Posted on December 3rd, 2009 No comments
On Tuesday, December 1, 2009, the Detroit Free Press ran an editorial entitled Public Defense Must be Upgraded. The editorial opens, “Scandalously low pay. No standards. That’s the world of court-appointed attorneys in Michigan, and it’s a sham of the constitutional right to adequate legal counsel.” The article cites an interesting statistic that Michigan ranks “44th among the 50 states in spending — lower than Alabama.”
A House subcommittee and the Michigan Campaign for Justice looked at the issue and recommended adequate state funding and a state commission to oversee an office of public defense that would provide training and enforce uniform and reasonable standards. The editorial states that a package of bills will be introduced in the State House this month to address indigent defense. I hope indigent defense for juvenile delinquents, Lawyer-Guardian Ad Litems and respondents in child protection proceedings are included in the legislation.
With the budget woes in Lansing, it is natural to be skeptical that the State would take any action to increase the amount the it spends on anything, let alone indigent defense. However, there are a number of signs pointing to the fact that this may not be something Michigan can continue to ignore.
In 2008, the National Legal Aid and Defender Association released the findings of a study of Michigan’s public defense system, giving it failing grades in the areas of system independence, funding and structure; the method of screening for a client’s eligibility for public defense services; confidentiality; attorney availability, competency, consistency, training and quality; equality of resources among prosecutors and public defenders in a case; and a public defender’s advocacy for his or her client.
In March, the U.S. House Subcommittee on Crime, Terrorism and Homeland Security, a subcommittee within the House Committee on the Judiciary, held hearings to examine the extensive problems with how the State of Michigan ensures each resident’s 6th Amendment right to counsel.
In August, the Lyndon B. Johnson School of Public Affairs at the University of Texas at Austin released a report (From Time Out to Hard Time) that found Michigan to be among the states with the most problematic theoretical and actual outcomes for young children who commit serious crimes along with Florida, Pennsylvania, and South Carolina. The report points out that children as young as 7 could receive a sentence of life without parole in Michigan.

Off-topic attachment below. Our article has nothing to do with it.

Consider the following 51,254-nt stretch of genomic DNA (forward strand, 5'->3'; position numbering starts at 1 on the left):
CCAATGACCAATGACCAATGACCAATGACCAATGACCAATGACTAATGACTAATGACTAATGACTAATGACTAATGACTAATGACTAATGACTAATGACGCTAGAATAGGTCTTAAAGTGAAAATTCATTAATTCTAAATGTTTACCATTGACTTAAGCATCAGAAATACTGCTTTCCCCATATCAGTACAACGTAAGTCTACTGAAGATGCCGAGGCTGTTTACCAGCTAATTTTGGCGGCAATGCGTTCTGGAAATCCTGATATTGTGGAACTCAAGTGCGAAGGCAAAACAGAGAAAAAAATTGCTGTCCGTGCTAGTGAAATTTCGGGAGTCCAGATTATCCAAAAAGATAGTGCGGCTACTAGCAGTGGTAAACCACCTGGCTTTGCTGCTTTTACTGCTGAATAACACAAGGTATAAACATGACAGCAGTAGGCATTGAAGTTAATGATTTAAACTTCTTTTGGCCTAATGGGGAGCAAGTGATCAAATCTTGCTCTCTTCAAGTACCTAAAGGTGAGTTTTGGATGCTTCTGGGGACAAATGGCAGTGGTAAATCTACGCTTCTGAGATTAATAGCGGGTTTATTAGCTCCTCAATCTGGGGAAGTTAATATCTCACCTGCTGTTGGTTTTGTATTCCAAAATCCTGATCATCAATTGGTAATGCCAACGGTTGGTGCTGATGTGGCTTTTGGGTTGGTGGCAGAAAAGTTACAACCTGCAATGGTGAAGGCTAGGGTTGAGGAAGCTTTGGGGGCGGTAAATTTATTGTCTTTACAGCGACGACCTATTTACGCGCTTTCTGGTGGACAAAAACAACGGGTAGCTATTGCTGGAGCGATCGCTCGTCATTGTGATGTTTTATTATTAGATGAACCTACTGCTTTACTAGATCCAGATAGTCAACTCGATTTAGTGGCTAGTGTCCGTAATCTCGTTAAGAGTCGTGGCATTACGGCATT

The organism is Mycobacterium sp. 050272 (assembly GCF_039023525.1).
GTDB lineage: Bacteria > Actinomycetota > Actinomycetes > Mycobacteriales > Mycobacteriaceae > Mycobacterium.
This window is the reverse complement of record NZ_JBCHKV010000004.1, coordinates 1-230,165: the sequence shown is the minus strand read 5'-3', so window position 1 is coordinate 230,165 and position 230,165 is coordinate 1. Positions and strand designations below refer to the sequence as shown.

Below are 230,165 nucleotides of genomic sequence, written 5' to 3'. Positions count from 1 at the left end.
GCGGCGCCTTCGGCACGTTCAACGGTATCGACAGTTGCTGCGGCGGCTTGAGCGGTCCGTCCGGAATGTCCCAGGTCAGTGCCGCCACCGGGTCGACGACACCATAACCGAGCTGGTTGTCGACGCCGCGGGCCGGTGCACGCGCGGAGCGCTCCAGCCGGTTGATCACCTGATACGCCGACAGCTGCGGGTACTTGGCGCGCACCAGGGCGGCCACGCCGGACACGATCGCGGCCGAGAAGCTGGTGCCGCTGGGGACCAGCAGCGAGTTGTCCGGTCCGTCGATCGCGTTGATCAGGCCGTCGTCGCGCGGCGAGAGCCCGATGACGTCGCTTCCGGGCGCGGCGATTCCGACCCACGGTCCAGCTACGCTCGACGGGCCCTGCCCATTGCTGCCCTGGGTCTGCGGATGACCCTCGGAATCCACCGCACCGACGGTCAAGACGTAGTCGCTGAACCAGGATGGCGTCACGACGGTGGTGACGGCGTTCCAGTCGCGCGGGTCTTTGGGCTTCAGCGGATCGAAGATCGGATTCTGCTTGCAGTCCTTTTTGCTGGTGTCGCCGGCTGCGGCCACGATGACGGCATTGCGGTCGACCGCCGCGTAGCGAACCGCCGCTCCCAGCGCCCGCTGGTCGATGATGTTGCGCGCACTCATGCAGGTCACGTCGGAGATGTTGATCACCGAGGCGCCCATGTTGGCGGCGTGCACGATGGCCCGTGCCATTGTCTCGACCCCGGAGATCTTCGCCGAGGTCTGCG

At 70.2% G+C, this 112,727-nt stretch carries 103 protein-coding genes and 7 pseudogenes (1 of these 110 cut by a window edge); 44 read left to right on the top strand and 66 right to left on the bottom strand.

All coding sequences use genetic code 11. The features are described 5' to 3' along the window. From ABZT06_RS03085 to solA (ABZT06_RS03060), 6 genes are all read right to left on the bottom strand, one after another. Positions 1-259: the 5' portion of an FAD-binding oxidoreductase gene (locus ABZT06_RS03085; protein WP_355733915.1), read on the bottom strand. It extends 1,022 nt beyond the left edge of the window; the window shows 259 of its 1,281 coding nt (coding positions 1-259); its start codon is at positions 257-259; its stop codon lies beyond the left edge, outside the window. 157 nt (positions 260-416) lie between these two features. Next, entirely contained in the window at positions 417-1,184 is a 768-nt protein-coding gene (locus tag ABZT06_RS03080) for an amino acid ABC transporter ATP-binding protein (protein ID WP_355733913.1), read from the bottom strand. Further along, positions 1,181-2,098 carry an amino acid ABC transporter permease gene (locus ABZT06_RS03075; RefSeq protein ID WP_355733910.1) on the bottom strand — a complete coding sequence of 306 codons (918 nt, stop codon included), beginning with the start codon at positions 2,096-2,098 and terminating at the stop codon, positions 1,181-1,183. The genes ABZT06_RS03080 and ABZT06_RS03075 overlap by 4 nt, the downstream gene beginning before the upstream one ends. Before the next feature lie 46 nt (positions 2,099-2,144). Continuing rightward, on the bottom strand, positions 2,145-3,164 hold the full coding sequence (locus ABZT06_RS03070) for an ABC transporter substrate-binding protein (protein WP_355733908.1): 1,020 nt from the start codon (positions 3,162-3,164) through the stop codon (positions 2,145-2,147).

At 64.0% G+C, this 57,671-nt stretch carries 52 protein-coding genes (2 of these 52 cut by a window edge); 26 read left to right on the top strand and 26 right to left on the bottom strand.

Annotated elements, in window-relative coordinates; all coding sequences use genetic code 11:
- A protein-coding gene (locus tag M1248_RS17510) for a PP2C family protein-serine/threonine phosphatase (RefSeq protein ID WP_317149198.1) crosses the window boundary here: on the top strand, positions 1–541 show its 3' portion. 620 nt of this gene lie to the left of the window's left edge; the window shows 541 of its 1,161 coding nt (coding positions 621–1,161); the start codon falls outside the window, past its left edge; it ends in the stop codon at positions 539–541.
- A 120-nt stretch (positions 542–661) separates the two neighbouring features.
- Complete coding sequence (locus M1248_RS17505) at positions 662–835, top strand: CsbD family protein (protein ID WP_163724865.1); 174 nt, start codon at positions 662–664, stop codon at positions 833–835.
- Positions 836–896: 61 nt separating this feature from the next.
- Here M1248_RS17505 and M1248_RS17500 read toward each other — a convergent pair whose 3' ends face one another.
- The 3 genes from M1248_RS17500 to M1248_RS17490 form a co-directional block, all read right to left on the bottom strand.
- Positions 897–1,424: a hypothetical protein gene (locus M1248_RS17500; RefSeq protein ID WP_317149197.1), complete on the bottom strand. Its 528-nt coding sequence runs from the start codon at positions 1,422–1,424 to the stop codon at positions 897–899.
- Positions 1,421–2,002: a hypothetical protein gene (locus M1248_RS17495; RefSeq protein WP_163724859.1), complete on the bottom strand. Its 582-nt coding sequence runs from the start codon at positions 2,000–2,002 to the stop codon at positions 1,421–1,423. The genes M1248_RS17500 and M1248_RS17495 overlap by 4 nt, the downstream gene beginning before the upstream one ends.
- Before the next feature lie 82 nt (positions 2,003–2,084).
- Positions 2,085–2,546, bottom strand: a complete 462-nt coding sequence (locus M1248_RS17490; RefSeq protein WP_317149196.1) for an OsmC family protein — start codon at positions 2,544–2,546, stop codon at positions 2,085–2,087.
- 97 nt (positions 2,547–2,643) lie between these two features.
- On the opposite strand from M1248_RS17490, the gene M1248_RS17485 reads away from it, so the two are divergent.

Put simply, Michigan’s public defense system is getting a black eye nationally and this may provide the proper motivation for the legislature to act. Although, I must admit, it is going to be difficult to overcome public opinion against spending money defending people accused of committing crimes or abusing or neglecting their children. Naturally, I will be following this issue and posting any updates here.
Posted on December 3rd, 2009 No comments
When I started this blog in March, my original intent was to allow discussion on each case, topic or article posted. The problem was spam. Spammers often flood the comment sections of blogs with advertising and other clutter using little computer programs that do nothing but search the internet to put advertising and other junk in posts on websites. I thought the best way to avoid spam was to have everyone who wants to leave a comment become a registered user. Sadly, I did not have the time to set up a registration page and all of the infrastructure for that, so the comment feature remained on the back burner. That is, until now. I have opened up the comment feature so anyone can post a comment. To verify that you are a real human being, you will be asked to answer an easy math problem (don’t worry, it’s real easy) before you can upload your post.
It is my hope that by opening up the site to comments we can create a dialogue that will enhance our understanding of the law. Comments and posts will be included in the search engine, so if you are looking for an answer on a particular question that I have not addressed in a post, you may find it in the comments. You can also use the comments to raise any questions you may have about a particular post and receive an answer from me or other readers. Comments can be used to spark debate. I hope this feature enhances your use of the site.